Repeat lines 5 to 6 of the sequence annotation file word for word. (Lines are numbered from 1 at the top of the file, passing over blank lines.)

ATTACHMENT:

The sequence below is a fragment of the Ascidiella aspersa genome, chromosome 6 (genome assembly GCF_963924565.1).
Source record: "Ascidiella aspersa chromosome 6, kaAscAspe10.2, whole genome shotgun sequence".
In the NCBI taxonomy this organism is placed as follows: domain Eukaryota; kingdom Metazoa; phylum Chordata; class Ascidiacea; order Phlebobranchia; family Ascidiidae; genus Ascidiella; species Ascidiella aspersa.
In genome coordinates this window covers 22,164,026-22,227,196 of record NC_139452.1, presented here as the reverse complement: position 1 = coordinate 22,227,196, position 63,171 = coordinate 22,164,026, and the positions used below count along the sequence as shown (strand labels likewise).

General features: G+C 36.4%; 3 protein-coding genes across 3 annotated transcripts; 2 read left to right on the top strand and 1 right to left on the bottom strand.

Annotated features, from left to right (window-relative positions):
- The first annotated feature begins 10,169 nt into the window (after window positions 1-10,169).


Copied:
General features: G+C 36.4%; 3 protein-coding genes across 3 annotated transcripts; 2 read left to right on the top strand and 1 right to left on the bottom strand.

Annotated features, from left to right (window-relative positions):